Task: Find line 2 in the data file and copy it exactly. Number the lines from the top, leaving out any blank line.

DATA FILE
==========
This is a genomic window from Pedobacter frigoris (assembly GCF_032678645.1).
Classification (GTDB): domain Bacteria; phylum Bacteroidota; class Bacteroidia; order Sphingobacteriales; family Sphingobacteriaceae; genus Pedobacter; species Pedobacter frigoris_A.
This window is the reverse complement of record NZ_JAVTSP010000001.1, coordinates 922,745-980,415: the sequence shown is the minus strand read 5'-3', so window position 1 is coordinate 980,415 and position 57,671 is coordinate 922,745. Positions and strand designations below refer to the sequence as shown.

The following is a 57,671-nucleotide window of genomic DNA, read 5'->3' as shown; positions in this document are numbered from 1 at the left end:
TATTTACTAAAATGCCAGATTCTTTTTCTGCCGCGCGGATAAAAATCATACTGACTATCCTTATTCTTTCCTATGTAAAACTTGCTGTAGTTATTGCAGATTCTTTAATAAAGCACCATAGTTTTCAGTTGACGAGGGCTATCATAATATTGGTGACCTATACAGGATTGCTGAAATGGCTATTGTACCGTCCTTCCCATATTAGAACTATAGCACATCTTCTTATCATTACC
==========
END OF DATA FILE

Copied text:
Classification (GTDB): domain Bacteria; phylum Bacteroidota; class Bacteroidia; order Sphingobacteriales; family Sphingobacteriaceae; genus Pedobacter; species Pedobacter frigoris_A.